FAA Issues Emergency Order For Boeing 737 MAX 8s & 9s
The US Federal Aviation Administration has issued an emergency airworthiness directive to airlines operating Boeing 737 MAX 8s and 9s.
The directive addresses a potential problem where incorrect angle of attack sensor input can cause the flight control system to send commands to the horizontal stabiliser to push the nose down.
The FAA said that if the condition is not addressed, it could cause the flight crew to have difficulty controlling the plane, possibly with significant loss of altitude.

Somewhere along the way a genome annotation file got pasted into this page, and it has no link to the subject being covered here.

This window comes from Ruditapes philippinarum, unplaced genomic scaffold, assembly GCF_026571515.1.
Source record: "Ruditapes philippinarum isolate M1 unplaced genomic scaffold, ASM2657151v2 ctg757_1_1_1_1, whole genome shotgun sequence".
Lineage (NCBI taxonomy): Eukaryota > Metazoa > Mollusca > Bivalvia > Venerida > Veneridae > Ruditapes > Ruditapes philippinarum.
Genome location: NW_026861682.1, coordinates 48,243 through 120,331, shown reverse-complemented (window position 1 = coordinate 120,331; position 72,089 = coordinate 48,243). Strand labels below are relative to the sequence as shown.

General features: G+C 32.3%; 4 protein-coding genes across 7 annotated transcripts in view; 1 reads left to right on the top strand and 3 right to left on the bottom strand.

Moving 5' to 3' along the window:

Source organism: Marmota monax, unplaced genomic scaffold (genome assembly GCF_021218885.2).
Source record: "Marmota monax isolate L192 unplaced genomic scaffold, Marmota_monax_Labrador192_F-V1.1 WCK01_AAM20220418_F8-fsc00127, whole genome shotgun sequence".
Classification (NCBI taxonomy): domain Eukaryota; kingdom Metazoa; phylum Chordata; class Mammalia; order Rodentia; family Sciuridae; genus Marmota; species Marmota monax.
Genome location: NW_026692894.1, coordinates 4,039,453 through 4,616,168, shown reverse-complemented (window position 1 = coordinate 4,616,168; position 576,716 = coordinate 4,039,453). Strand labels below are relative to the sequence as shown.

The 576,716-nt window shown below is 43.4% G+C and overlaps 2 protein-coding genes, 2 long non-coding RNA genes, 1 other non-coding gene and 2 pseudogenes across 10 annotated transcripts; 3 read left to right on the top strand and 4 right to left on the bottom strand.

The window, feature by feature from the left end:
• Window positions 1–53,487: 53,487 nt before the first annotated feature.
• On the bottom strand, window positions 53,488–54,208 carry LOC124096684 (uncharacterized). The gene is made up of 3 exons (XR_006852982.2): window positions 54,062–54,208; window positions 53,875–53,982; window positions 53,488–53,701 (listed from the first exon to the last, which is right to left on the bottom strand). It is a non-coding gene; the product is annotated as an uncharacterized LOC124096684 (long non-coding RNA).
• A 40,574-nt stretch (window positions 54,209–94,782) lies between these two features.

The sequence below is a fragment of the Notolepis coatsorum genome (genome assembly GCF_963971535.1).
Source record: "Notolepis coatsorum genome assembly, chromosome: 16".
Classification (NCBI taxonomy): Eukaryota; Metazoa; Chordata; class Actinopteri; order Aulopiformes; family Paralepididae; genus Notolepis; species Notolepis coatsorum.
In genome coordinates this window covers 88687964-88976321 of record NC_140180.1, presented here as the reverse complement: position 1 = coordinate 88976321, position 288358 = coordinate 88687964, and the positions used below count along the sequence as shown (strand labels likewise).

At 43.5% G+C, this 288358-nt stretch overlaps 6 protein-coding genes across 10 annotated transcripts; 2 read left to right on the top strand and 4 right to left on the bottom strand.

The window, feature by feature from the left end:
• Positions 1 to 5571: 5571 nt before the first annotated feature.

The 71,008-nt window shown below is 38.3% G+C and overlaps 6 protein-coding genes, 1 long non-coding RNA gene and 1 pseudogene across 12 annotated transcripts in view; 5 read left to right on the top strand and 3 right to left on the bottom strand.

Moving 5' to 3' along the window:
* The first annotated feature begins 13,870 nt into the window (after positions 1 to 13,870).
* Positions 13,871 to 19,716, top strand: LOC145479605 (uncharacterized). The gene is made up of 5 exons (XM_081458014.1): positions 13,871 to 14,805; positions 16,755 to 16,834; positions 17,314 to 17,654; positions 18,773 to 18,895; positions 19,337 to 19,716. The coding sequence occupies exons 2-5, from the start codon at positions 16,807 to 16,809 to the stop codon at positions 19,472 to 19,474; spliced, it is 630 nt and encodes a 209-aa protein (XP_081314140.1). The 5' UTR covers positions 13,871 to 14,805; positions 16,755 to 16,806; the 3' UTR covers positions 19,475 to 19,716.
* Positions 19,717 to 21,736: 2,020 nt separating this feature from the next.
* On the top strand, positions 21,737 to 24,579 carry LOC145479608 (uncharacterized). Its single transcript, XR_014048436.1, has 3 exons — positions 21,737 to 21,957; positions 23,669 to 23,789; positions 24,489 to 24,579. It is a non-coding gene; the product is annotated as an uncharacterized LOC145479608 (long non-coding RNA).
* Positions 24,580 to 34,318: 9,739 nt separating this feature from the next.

A requirement of the airworthiness directive is for operators of the two 737 models concerned to revise the aircraft’s flight manual to provide the crew with horizontal stabiliser trim procedures to follow under certain conditions.
The emergency directive must be implemented within three days.
The announcement follows analysis that Boeing has done since the crash of Lion Air flight JT610 last week into the sea off Java. The service was operated by a two month old 737 MAX 8. There were no survivors of the 189 people on board the flight.